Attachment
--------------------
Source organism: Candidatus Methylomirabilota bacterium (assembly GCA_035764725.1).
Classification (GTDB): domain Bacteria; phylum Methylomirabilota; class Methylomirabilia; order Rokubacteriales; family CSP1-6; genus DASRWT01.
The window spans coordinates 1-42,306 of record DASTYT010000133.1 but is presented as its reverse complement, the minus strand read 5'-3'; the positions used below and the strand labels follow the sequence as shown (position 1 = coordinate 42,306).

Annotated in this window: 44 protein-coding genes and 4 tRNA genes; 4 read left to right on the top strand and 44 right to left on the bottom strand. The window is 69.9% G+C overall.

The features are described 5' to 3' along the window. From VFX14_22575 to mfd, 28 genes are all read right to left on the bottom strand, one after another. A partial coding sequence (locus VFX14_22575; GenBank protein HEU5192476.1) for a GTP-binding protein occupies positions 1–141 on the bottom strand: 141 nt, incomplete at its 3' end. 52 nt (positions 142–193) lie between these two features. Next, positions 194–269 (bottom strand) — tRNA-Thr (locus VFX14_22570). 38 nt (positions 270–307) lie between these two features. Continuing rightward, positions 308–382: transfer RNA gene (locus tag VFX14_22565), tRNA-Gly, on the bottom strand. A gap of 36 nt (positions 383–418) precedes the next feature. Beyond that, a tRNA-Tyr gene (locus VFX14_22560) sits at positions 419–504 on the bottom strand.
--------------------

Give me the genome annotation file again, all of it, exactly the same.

Source organism: Candidatus Methylomirabilota bacterium (assembly GCA_035764725.1).
Classification (GTDB): domain Bacteria; phylum Methylomirabilota; class Methylomirabilia; order Rokubacteriales; family CSP1-6; genus DASRWT01.
The window spans coordinates 1-42,306 of record DASTYT010000133.1 but is presented as its reverse complement, the minus strand read 5'-3'; the positions used below and the strand labels follow the sequence as shown (position 1 = coordinate 42,306).

Annotated in this window: 44 protein-coding genes and 4 tRNA genes; 4 read left to right on the top strand and 44 right to left on the bottom strand. The window is 69.9% G+C overall.

The features are described 5' to 3' along the window. From VFX14_22575 to mfd, 28 genes are all read right to left on the bottom strand, one after another. A partial coding sequence (locus VFX14_22575; GenBank protein HEU5192476.1) for a GTP-binding protein occupies positions 1–141 on the bottom strand: 141 nt, incomplete at its 3' end. 52 nt (positions 142–193) lie between these two features. Next, positions 194–269 (bottom strand) — tRNA-Thr (locus VFX14_22570). 38 nt (positions 270–307) lie between these two features. Continuing rightward, positions 308–382: transfer RNA gene (locus tag VFX14_22565), tRNA-Gly, on the bottom strand. A gap of 36 nt (positions 383–418) precedes the next feature. Beyond that, a tRNA-Tyr gene (locus VFX14_22560) sits at positions 419–504 on the bottom strand.